Dear Evan Hansen at Noel Coward Theatre

There has been a huge amount of hype for Dear Evan Hansen and I was excited to finally find out if it was worth all the fuss. Dear Evan Hansen is a Broadway transfer which focuses on 17 year old Evan. Evan is struggling to fit in and make friends at school however thanks to a letter he writes to himself he finds himself at the centre of a fabricated friendship with fellow student Connor who took his own life. Evan is left to battle with the decision of telling the truth or letting Connor’s parents believe the lie but take comfort from it. It is a show that strives to show that nobody is alone, a message that many take comfort from.

The story itself is beautifully and tenderly told. It seems that the entire audience can relate to it somehow, from the teenagers struggling with their confidence like Evan, to children feeling invisible to their parents like Zoe to parents desperate to do their best but worried that their best simply isn’t enough like Heidi. The show takes all of these stories without judgement but instead makes everyone feel that someone out there relates to them. This is subtly done but culminates in the act 1 finale with ‘You Will Be Found,’ when the simplicity of the message combined with beautiful harmonies moves the whole audience.

The success of Dear Evan Hansen relies upon being able to relate to those on stage and the cast manage this wonderfully. Taking the title role is Sam Tutty in his West End debut. Sam is wonderful as Evan and manages to portray Evan’s difficulties without having to revert to stereotypes. Evan and Connor’s mums also play a vital role in this musical. They are played by Rebecca McKinnis and Lauren Ward. They both ensured that the audience not only understood the teen perspective but also the anguish that the mums were feeling. Rupert Young took on the role of Larry Murphy, Connor’s father and it was the moment when he finally broke down that really broke me.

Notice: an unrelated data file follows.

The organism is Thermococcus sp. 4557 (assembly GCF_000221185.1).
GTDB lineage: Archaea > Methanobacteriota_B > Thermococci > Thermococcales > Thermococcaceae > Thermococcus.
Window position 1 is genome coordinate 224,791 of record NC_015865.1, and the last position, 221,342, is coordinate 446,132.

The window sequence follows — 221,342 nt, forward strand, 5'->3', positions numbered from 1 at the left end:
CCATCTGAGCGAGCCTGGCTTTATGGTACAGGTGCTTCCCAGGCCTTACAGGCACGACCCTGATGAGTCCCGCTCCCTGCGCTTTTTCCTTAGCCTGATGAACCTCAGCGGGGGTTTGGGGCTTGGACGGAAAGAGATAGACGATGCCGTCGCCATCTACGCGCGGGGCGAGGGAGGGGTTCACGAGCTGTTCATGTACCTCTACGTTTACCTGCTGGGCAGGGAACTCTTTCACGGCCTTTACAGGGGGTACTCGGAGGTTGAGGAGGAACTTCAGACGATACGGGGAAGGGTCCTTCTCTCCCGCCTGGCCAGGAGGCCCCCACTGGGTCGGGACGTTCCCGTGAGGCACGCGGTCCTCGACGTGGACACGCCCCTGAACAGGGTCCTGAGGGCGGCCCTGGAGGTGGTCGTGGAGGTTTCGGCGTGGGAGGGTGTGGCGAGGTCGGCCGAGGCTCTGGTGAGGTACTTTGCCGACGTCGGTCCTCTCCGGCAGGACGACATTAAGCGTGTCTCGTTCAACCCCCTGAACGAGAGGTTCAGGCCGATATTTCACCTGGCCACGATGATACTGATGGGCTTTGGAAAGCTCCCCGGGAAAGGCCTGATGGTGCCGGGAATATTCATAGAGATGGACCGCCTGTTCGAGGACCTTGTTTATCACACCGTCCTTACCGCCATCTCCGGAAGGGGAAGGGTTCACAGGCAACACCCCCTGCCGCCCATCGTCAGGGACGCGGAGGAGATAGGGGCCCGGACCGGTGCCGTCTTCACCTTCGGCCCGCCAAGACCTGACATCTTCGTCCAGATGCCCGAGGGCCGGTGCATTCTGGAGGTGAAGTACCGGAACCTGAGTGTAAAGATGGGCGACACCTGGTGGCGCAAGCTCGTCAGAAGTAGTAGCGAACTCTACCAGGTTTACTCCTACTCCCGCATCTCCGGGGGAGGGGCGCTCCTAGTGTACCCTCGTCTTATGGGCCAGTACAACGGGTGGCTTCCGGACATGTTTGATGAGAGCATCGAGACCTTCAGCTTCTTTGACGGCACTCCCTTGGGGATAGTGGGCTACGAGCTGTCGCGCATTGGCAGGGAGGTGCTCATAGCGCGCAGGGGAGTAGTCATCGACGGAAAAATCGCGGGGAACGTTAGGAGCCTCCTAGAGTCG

The visual side of the show is dominated by the incredible projections, designed by Peter Nigrini. These made the show feel even more relevant with social media often literally surrounding Evan’s every move.

Dear Evan Hansen is a musical with a tender story which is executed perfectly from a cast that really understand the show to the technical team which really helps the audience immerse themselves in Evan’s story.

Dear Evan Hansen is currently booking until 30th May 2020. For more information and to book tickets visit their website.

If you like this review you might also like my review of 9 to 5, Book of Mormon and Mary Poppins.

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